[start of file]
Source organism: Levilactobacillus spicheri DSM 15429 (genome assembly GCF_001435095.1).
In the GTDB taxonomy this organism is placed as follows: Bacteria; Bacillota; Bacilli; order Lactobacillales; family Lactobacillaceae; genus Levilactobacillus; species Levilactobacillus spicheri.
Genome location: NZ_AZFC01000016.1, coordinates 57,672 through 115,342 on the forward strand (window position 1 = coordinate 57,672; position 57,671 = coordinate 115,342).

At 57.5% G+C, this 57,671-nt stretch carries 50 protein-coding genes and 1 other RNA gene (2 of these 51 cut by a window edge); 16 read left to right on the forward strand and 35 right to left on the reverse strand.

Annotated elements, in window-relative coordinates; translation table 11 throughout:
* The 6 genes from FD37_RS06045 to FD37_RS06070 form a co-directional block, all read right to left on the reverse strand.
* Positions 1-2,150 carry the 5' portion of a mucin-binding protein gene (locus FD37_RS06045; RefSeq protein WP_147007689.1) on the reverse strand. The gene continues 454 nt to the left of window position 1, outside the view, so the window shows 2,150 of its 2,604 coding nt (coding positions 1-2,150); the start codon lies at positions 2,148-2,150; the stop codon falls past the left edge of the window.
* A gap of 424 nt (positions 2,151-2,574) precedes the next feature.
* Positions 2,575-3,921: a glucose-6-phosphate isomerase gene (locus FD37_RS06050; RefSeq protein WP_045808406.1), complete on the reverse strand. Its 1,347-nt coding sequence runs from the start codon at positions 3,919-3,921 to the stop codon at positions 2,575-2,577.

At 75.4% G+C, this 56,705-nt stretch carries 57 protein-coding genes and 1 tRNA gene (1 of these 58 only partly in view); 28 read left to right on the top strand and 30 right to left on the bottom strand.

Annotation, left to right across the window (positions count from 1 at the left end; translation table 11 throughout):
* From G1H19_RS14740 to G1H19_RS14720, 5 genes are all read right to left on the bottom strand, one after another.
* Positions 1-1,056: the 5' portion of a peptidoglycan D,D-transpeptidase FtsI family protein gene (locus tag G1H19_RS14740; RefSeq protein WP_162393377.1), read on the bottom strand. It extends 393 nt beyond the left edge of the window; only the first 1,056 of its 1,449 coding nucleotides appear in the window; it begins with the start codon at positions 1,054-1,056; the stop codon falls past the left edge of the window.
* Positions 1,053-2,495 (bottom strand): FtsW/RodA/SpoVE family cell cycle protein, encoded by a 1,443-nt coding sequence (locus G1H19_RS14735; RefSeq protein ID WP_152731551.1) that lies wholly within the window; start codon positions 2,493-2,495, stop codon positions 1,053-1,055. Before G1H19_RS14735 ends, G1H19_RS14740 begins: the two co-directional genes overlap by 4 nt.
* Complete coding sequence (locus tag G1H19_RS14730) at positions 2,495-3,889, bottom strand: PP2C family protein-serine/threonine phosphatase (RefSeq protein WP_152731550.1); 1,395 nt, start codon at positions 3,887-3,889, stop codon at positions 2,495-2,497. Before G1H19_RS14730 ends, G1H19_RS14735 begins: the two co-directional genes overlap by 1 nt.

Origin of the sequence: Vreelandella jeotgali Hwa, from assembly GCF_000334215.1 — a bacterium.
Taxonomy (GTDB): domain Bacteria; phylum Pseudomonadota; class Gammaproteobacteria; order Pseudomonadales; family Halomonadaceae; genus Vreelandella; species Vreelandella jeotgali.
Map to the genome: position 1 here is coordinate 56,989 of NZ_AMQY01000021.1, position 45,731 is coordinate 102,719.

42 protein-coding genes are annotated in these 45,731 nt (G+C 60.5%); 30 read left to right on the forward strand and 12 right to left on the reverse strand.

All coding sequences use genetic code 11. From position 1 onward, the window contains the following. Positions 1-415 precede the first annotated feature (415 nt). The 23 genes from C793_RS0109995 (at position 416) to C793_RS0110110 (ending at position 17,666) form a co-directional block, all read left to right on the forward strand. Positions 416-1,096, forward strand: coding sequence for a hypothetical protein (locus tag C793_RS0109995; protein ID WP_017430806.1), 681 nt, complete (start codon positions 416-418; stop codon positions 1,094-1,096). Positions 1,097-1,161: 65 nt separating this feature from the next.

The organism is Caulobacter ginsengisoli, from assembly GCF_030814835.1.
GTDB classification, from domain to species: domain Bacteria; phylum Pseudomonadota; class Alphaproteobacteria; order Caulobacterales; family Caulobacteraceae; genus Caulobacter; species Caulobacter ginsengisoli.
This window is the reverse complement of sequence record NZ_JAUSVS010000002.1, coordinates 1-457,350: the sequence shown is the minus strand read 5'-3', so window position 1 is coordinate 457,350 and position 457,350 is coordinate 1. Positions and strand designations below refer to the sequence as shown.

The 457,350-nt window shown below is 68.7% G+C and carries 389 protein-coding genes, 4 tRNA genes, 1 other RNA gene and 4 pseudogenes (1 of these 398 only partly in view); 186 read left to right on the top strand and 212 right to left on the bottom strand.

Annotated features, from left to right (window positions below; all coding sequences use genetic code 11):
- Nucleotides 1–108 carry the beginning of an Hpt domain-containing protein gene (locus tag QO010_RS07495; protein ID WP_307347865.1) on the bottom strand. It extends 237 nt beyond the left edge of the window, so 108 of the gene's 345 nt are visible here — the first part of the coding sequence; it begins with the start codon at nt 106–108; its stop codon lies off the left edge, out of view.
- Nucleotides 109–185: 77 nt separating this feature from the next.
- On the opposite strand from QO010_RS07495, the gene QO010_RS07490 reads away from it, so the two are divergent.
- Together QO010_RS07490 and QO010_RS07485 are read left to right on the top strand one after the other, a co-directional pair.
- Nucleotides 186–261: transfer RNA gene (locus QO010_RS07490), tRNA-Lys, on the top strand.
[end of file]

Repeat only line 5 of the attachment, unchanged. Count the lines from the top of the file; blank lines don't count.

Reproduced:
Annotated elements, in window-relative coordinates; translation table 11 throughout: